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State gas line agency to open Houston office, but top executive can’t hire his daughter

  • Author: Alex DeMarban
  • Updated: July 14, 2016
  • Published July 14, 2016

The new president of the state's gas line corporation said Thursday he plans to open a marketing office in Houston with a "real Alaska feel" and would like to hire his oldest daughter as one of his employees to work there.

Keith Meyer, 58, said his daughter, whom he would not name, does administrative work at the company he founded and still owns, LNG America, based in Houston.

She is not paid a lot, is "a very good hand, and would be an excellent addition" to Alaska Gasline Development Corp., he said.

But Dave Cruz, chair of the AGDC board, said there won't be family hiring within the state agency. He said Meyer comes from the private sector where owners sometimes employ family, and said Meyer didn't understand the hiring rules at the corporation.

Cruz said the board, which hired Meyer in June, will otherwise be closely involved in the hiring process associated with the Houston office.

"We'll make sure we're not exposing the state or corporation to any violation of nepotism regulations," said Cruz. "We'll make sure it's done right, and we'll know who is hired."

Meyer began working at Alaska LNG in June and is paid a base annual salary of $550,000. He said he is going to transition out of his ownership of LNG America, a company involved in the distribution of liquefied natural gas.

AGDC represents Alaska in the $55 billion Alaska LNG project that also includes ExxonMobil, BP and ConocoPhillips. The project, if it happens, calls for building the pipeline and other facilities to sell North Slope natural gas to Asian utilities.

The project is still in the design phase and the oil companies have expressed uncertainty about continuing with the costly project next year, with oil prices and LNG prices low, officials have said. Project documents show first production would not occur until late 2025.

Meyer has said he hopes to accelerate that schedule and get North Slope gas produced for export by 2023.

The AGDC board at its meeting on Thursday approved the idea of opening the Houston office, Cruz said.

Meyer presented the idea of hiring the LNG America staff, which includes his daughter, at the meeting.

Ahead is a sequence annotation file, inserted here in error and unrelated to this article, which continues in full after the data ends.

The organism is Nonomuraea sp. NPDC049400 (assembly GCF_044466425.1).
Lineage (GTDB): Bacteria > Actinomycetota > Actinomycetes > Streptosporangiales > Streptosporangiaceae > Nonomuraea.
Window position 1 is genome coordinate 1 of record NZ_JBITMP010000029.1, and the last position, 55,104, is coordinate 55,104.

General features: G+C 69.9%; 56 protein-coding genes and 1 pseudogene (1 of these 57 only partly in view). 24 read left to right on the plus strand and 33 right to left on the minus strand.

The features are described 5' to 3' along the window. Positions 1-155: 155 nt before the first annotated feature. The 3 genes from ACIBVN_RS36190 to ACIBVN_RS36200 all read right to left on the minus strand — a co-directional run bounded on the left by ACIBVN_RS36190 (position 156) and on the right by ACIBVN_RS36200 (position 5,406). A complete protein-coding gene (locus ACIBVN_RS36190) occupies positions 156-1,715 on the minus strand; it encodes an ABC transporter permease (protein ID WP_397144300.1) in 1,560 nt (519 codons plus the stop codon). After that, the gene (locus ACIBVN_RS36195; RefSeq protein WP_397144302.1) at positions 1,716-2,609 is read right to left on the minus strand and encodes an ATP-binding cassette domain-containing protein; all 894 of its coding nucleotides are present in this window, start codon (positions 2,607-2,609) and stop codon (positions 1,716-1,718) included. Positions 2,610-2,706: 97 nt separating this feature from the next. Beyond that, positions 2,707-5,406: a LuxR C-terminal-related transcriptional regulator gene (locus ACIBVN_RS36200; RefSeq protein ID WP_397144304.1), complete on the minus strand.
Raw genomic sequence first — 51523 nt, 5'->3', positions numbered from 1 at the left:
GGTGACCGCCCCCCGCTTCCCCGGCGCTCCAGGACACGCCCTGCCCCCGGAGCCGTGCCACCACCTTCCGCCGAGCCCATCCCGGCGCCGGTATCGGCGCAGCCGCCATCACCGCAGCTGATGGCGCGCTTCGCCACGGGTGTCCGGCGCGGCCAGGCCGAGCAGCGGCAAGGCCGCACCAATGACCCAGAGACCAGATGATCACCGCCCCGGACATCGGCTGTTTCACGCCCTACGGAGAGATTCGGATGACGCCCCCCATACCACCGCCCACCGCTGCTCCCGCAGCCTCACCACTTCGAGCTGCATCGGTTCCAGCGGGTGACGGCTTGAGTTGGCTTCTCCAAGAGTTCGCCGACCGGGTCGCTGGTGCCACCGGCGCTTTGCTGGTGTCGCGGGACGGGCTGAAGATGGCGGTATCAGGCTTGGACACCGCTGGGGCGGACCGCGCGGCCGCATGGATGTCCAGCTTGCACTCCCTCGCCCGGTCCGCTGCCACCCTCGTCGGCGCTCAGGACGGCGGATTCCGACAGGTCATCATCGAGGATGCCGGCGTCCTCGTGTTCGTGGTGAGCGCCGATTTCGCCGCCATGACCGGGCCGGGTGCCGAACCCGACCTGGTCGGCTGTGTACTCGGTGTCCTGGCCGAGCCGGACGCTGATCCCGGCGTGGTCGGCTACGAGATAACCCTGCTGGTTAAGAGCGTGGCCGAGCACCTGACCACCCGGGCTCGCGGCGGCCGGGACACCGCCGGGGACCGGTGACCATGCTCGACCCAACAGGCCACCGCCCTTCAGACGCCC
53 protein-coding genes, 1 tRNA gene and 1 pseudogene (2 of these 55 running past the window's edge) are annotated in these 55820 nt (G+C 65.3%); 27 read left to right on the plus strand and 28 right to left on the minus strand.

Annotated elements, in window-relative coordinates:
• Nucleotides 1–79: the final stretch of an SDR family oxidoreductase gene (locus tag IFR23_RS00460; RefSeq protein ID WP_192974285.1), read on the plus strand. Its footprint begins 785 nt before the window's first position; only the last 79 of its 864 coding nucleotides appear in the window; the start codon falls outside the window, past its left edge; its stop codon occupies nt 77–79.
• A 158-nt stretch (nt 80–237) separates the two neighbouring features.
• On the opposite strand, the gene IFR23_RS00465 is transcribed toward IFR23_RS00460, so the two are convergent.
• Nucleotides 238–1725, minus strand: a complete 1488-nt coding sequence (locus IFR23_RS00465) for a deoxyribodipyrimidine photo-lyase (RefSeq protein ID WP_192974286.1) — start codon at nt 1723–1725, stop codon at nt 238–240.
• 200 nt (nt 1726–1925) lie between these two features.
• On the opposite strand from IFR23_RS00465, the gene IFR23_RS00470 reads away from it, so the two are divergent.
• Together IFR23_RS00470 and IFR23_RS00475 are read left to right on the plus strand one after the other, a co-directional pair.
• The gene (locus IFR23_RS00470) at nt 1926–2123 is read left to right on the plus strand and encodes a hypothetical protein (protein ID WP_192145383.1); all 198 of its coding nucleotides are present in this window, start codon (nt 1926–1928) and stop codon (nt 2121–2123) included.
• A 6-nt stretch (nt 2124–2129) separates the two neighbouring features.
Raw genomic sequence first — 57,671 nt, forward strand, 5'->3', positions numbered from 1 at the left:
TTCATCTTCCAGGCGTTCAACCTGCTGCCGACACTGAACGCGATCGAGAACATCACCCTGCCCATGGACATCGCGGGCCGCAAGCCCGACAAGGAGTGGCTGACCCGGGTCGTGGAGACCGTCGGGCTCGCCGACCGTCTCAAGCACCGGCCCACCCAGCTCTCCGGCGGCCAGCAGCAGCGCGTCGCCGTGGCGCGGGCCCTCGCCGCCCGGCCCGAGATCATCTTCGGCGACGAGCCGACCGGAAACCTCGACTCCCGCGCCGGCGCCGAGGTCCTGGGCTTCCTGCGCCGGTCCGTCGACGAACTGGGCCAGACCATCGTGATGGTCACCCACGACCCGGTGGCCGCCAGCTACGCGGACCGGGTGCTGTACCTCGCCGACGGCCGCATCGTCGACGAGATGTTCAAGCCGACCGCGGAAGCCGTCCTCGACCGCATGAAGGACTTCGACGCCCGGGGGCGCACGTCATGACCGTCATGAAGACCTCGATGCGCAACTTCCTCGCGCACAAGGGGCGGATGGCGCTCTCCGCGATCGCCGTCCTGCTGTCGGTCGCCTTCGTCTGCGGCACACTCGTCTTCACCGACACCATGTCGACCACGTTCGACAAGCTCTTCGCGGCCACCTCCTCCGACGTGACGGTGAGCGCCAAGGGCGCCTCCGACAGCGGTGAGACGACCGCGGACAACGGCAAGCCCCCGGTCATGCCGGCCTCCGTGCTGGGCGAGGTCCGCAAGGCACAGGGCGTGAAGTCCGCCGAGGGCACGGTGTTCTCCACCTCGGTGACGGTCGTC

Meyer, who is renting a place in Anchorage with family and recently moved from the Houston area, said he plans to continue working at AGDC's headquarters in Anchorage. He said he will employ perhaps three to five people in the Houston office.

North American headquarters for Asian utilities that might buy Alaska's North Slope gas, as well as global LNG trading companies, are located in Houston, he said.

Having an office there could allow regular monthly meetings between executives with those entities and AGDC staff in Houston and in Anchorage, by videoconference. Goals would include lining up customers and financing, he said.

He also noted that the Alaska LNG project headquarters are located in Houston — Texas-based ExxonMobil is the project lead — but AGDC is not.

"America's energy center is Houston, and it's one of the few place in the world where you can get that quantity of energy companies in one tight geography," Meyer said.

"Not a lot of bodies" would work at the office, Meyer said.

Meyer envisions an office interior in Houston that would feel Alaskan, with perhaps a bear skin rug, an Alaska flag in the entryway and other Alaska stuff, he said.

The agency has legislative approval for 26 positions and a $10.4 million budget this fiscal year, but has not been fully staffed, officials said. The new office would require additional employees for marketing positions. AGDC has been funded for those positions, Cruz said.

Meyer said also that he would like to hire the low-priced but skilled senior geologist who worked for him at LNG America, and also does marketing work.

That would not violate hiring rules, Cruz said.

Cruz said he's pleased with Meyer. He said AGDC has a responsibility to market Alaska's share of the North Slope gas, and a small office in Houston will help the corporation do that.

Cruz said the office "won't be elaborate" and said he wants it opened in about 60 days or sooner.

"Our sales people will be based out there so they can meet the buyers on their own turf rather than getting someone to fly to Alaska," he said.

Meyer said he intends to report his plans for the Houston office at the next board meeting, which is tentatively set for Aug. 11.

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